Florida Democrats coordinated with national party organizations and consultants in early 2012 to gerrymander congressional districts despite a state ban on such activities, emails obtained by the Washington Free Beacon show.
The top state and national party leaders, including Florida congressmen Debbie Wasserman Schultz, Ted Deutsch, and Alecee Hastings, signed off on the gerrymandered maps, according to the emails released during court discovery in Romo v. Scott, a legal challenge to redistricting maps that the GOP-controlled state legislature approved in 2012.
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"For several months the Florida Democratic Party has engaged in a legal fight over redistricting in Florida," Florida Democratic chair Rod Smith wrote to a representative of the Teamsters Union in March 2012. "We believe that Florida can be turned from red to blue if we are successful in our efforts."
Democratic consultant Brad Wieneke described the gerrymander in one email chain on Florida’s 23rd Congressional District, which Slate has called the 23rd one of "the most gerrymandered congressional districts" in the country and which Wasserman Schultz represents in Congress.
"They want to scoop as many Jews out of Tamarac and Sunrise as they can," Wieneke wrote.
Redistricting maps produced by Democratic consulting firm NCEC Services were shared with attorneys at Perkins Coie, general counsel for the DNC, the emails show.
Those maps were then vetted by Smith, the DCCC, and Reps. Wasserman Schultz, Hastings, and Deutsch.
"Will speak with DWS tomorrow morning to clear it with her," Charles Kelly, the DCCC’s southern regional political director, wrote in a March 2012 email. "Will make necessary calls tomorrow AM and DWS sign-off and we should be good!"
The maps were drawn up by party strategists to maximize Democratic performance in the state while hewing to recently passed amendments in Florida that prohibit gerrymandering.
"The attached includes statistics for a congressional map that creates twelve 50 percent + Democratic districts while limiting the number of times counties are split between multiple districts," says a January 2012 email from NCEC Services’ Eric Hawkins to Florida Democratic Party executive director Scott Arcenaux.
"The plan is an attempt to strike a balance between a clean map and one that is far more favorable to Democrats. A more Democratic map is possible but will require more splitting of counties and towns."
Democrats also attempted to fundraise off the maps. Florida Democratic Party chairman Smith solicited six-figure donations from allied groups, asking them to support the party’s lawsuit against the state GOP’s redistricting map.
"At stake is the potential balance of power in the third most populous state," Smith wrote in his email to the Teamsters. "If we remain successful we will pick up 2-5 state Senate seats and 3-6 congressional seats."
"The problem is we need the funds to compete with the Republicans enormous advantage in funding this litigation," Smith continued. "I have asked the Teamsters for $100,000 to help the FDP win a map that creates the fair districts that Floridians favor."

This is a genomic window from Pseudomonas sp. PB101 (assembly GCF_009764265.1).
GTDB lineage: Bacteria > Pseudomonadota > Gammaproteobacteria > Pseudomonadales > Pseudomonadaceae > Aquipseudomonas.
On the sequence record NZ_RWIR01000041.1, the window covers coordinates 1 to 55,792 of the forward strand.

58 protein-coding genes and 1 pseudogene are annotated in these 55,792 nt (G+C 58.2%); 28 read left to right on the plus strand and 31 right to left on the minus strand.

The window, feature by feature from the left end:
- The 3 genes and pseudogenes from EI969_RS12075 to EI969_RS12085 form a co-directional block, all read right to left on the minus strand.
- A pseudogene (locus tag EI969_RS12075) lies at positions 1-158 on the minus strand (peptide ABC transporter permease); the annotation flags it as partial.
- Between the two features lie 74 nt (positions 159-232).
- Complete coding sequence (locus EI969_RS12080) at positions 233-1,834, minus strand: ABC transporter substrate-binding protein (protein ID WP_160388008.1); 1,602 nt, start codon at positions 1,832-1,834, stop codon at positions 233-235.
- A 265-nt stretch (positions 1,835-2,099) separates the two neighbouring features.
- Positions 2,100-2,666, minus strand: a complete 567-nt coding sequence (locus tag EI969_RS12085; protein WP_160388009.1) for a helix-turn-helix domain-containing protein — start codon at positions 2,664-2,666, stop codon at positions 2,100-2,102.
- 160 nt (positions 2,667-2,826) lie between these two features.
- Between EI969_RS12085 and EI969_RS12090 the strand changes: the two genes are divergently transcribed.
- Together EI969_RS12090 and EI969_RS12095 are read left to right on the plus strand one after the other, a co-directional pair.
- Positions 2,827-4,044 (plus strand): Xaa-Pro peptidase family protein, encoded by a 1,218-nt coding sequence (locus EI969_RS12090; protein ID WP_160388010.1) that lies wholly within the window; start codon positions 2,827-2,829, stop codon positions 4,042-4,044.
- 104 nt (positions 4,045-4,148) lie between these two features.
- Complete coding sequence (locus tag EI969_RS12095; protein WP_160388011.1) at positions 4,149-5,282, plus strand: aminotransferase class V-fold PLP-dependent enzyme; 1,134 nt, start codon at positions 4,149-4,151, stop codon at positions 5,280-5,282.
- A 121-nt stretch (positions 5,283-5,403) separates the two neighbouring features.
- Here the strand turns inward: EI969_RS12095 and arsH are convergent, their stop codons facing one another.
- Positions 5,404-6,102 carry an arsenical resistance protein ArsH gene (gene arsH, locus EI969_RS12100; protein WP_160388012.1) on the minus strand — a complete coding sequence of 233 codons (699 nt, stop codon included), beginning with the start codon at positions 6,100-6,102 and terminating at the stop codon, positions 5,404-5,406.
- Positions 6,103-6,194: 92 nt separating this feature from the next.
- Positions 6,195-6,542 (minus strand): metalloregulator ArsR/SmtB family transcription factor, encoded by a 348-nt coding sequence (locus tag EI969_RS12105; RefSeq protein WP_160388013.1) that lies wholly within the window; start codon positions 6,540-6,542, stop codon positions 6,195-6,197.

The boundaries of congressional districts are redrawn every 10 years based on census data. Parties have long used redistricting to gain demographic advantages over rivals, a practice known as gerrymandering.
Florida voters passed Amendments 5 and 6 in 2010 banning lawmakers from drawing legislative and congressional districts with "intent" to gerrymander.
Legal battles have embroiled the redistricting process since the amendments passed in 2010. The Florida Supreme Court has ruled that lawmakers violated the amendments, sending them back to the drawing board.
Both parties have gotten more than they bargained for in the lawsuits.
Court documents revealed similar emails between Republican strategists. The Miami Herald reported in February that state GOP leaders authorized staff to engage in "brainstorming meetings" with consultants to draw favorable political districts.
Peter Butzin, the state chair of Common Cause Florida, one of several groups that sponsored amendments 5 and 6 and are litigating redistricting proposals, said he was not surprised by either party’s less-than-strict adherence to the new laws.
"What else is new?" Butzin said. "I've been involved in reapportionments in Florida since the 70s. Back when the Democrats had a majority we charged that they improperly drew the lines, and of course now the Republicans have a majority they're doing the same thing."
Butzin said he fears his group will have to go to court every time redistricting rolls around.
"We're trying to be a nonpartisan voice of the average Florida citizen who's saying districts should be drawn in order so the citizens select their representatives," Butzin said.
Florida Democrats have hammered Republicans, who control both chambers of the state legislature, for allegedly defying the will of voters who passed the amendments.
"The Republicans are doing their darndest to try to basically ignore what the voters said and so they haven’t drawn any maps," Schultz said in 2011. "All they’re doing is allowing people to speak at these bogus hearings that they’re having. They’re not answering any questions or making any comments and they’re not showing any voters any maps at all."
The DNC declined to comment.
The DCCC, Nan Rich, as well as Reps. Hastings, Deutsch, and Wasserman Schultz, did not return requests for comment.